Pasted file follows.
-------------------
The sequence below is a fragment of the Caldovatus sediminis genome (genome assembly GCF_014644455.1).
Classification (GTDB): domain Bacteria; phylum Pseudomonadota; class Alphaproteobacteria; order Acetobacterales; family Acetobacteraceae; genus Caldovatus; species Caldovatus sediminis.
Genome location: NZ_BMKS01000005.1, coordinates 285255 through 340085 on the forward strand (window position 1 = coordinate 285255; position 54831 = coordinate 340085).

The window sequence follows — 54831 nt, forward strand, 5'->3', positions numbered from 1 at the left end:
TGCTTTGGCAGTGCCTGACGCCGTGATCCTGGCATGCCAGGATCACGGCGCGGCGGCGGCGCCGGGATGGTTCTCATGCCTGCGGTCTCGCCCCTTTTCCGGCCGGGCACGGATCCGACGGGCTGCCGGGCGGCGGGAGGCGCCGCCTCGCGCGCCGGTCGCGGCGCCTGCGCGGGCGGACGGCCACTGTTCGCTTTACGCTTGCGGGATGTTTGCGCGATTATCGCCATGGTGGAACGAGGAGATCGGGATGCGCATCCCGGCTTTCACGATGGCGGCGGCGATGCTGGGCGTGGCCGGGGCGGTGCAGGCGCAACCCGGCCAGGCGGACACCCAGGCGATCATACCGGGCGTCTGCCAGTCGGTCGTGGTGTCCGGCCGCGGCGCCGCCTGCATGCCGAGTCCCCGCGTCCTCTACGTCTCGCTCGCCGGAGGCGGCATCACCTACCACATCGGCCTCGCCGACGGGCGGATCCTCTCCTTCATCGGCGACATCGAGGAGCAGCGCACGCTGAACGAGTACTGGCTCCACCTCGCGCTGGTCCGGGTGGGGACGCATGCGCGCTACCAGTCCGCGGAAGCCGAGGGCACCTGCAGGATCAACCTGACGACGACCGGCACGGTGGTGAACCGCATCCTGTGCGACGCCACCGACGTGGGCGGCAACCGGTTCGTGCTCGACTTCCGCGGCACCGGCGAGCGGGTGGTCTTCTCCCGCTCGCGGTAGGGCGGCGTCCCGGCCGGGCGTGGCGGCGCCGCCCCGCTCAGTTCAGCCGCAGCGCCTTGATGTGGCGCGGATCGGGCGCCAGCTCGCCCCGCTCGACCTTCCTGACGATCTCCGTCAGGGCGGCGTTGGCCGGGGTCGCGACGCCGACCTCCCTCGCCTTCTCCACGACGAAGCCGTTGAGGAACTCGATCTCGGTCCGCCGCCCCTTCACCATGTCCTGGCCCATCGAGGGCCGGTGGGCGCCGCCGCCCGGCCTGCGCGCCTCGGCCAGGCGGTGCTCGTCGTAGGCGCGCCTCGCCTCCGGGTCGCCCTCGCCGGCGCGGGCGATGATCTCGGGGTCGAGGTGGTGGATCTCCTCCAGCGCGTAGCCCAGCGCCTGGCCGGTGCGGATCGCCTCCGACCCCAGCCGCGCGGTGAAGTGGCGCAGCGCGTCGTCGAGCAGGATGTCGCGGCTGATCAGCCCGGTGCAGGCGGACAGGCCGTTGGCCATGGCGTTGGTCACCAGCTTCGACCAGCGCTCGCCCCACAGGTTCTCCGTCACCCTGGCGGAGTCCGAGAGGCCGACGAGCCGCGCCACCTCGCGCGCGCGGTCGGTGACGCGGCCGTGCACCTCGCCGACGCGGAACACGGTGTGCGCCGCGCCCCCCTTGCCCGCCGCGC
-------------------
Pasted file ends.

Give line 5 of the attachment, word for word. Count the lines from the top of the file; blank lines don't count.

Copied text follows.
TGCTTTGGCAGTGCCTGACGCCGTGATCCTGGCATGCCAGGATCACGGCGCGGCGGCGGCGCCGGGATGGTTCTCATGCCTGCGGTCTCGCCCCTTTTCCGGCCGGGCACGGATCCGACGGGCTGCCGGGCGGCGGGAGGCGCCGCCTCGCGCGCCGGTCGCGGCGCCTGCGCGGGCGGACGGCCACTGTTCGCTTTACGCTTGCGGGATGTTTGCGCGATTATCGCCATGGTGGAACGAGGAGATCGGGATGCGCATCCCGGCTTTCACGATGGCGGCGGCGATGCTGGGCGTGGCCGGGGCGGTGCAGGCGCAACCCGGCCAGGCGGACACCCAGGCGATCATACCGGGCGTCTGCCAGTCGGTCGTGGTGTCCGGCCGCGGCGCCGCCTGCATGCCGAGTCCCCGCGTCCTCTACGTCTCGCTCGCCGGAGGCGGCATCACCTACCACATCGGCCTCGCCGACGGGCGGATCCTCTCCTTCATCGGCGACATCGAGGAGCAGCGCACGCTGAACGAGTACTGGCTCCACCTCGCGCTGGTCCGGGTGGGGACGCATGCGCGCTACCAGTCCGCGGAAGCCGAGGGCACCTGCAGGATCAACCTGACGACGACCGGCACGGTGGTGAACCGCATCCTGTGCGACGCCACCGACGTGGGCGGCAACCGGTTCGTGCTCGACTTCCGCGGCACCGGCGAGCGGGTGGTCTTCTCCCGCTCGCGGTAGGGCGGCGTCCCGGCCGGGCGTGGCGGCGCCGCCCCGCTCAGTTCAGCCGCAGCGCCTTGATGTGGCGCGGATCGGGCGCCAGCTCGCCCCGCTCGACCTTCCTGACGATCTCCGTCAGGGCGGCGTTGGCCGGGGTCGCGACGCCGACCTCCCTCGCCTTCTCCACGACGAAGCCGTTGAGGAACTCGATCTCGGTCCGCCGCCCCTTCACCATGTCCTGGCCCATCGAGGGCCGGTGGGCGCCGCCGCCCGGCCTGCGCGCCTCGGCCAGGCGGTGCTCGTCGTAGGCGCGCCTCGCCTCCGGGTCGCCCTCGCCGGCGCGGGCGATGATCTCGGGGTCGAGGTGGTGGATCTCCTCCAGCGCGTAGCCCAGCGCCTGGCCGGTGCGGATCGCCTCCGACCCCAGCCGCGCGGTGAAGTGGCGCAGCGCGTCGTCGAGCAGGATGTCGCGGCTGATCAGCCCGGTGCAGGCGGACAGGCCGTTGGCCATGGCGTTGGTCACCAGCTTCGACCAGCGCTCGCCCCACAGGTTCTCCGTCACCCTGGCGGAGTCCGAGAGGCCGACGAGCCGCGCCACCTCGCGCGCGCGGTCGGTGACGCGGCCGTGCACCTCGCCGACGCGGAACACGGTGTGCGCCGCGCCCCCCTTGCCCGCCGCGC